I watched the 1953 film, Julius Caesar, the Shakespearian play made into a movie starring Marlon Brando as Mark Anthony, James Mason as Brutus, and the equally famous John Gielgud as Cassius.

Got to relive high school English classes when famous lines such as Mark Anthony's speech came up, eloquently delivered.

Friends, Romans, countrymen,lend me your ears;
I come to bury Caesar, not to praise him.

Other famous lines I knew were from Shakespeare; a few lines I was surprised to find out were also Shakespeare's. Such is the power of the Bard.

Feb 2, 2009

Mysteries set in Hawaii

Left Coast Crime has a made a list of mystery books with settings in the Hawaiian islands, primarily for those attending their Say Aloha to Murder conference coming up in March in Hawaii, though anyone can look at these lists.

I noticed that pet/vet mystery author Cynthia Baxter is on the list with Right from the Gecko. Carolyn Hart's Death in Paradise , Sue Henry's The Refuge (see my June 28 review), and Jessica Speart's Restless Waters are also listed.

See Mysteries Set in Hawaii

Great 1930s movies

Have discovered some classic black and white movies of the 1930s that I enjoyed watching and can recommend.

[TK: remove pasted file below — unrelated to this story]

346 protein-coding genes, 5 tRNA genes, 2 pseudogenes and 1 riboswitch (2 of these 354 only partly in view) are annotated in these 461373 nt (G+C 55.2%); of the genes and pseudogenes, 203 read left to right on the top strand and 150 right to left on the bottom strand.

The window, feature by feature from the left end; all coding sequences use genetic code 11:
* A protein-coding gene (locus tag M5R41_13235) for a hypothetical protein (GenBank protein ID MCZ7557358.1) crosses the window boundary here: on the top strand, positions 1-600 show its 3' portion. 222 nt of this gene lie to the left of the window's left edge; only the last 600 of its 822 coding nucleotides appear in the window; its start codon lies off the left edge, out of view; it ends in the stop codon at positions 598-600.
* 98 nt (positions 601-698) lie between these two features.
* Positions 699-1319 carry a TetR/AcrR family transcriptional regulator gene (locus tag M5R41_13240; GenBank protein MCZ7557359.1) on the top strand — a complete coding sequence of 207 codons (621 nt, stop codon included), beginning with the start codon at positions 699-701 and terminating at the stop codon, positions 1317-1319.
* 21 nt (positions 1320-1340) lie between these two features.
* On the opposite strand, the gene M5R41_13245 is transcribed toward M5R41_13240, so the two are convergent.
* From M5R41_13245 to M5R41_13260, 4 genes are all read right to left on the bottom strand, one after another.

Harold Lloyd's comedies: Feet First made in 1930 has Chaplinesque humor and hilarious but harrowing scenes of him dangling from ropes and pulleys outside a skyscraper, and scrambling to get back into an open window. He wears his signature bowtie and white straw hat in several of his comedies set in the 1930s. In The Cat's Paw, he wore a tie and "bush" hat.

Greta Garbo and Joan Crawford and others converge in the Grand Hotel in Berlin, 1932.

Louise Rainer
stars as the hard-working and long suffering farm wife in The Good Earth, 1937, based on the book by Pearl Buck, and plays a spoiled Southern wife in The Toy Wife, 1938.

Bette Davis in The Petrified Forest, 1936

Ninotchka with Greta Garbo, 1939. A Russian woman falls in love in Paris. Remade later on as a musical, Silk Stockings, with Cyd Charisse.

Clark Gable and Hedy Lamar in Comrade X, 1940. An American tries to take a Russian woman and her father to America. Comedy drama set in Moscow.

Sunday Salon: New Reads

 Recently finished: Central Park  by Guillaume Musso,  March 16, 2021 by Bay Back Books. Genre: thriller, mystery Source: Netgalley The book...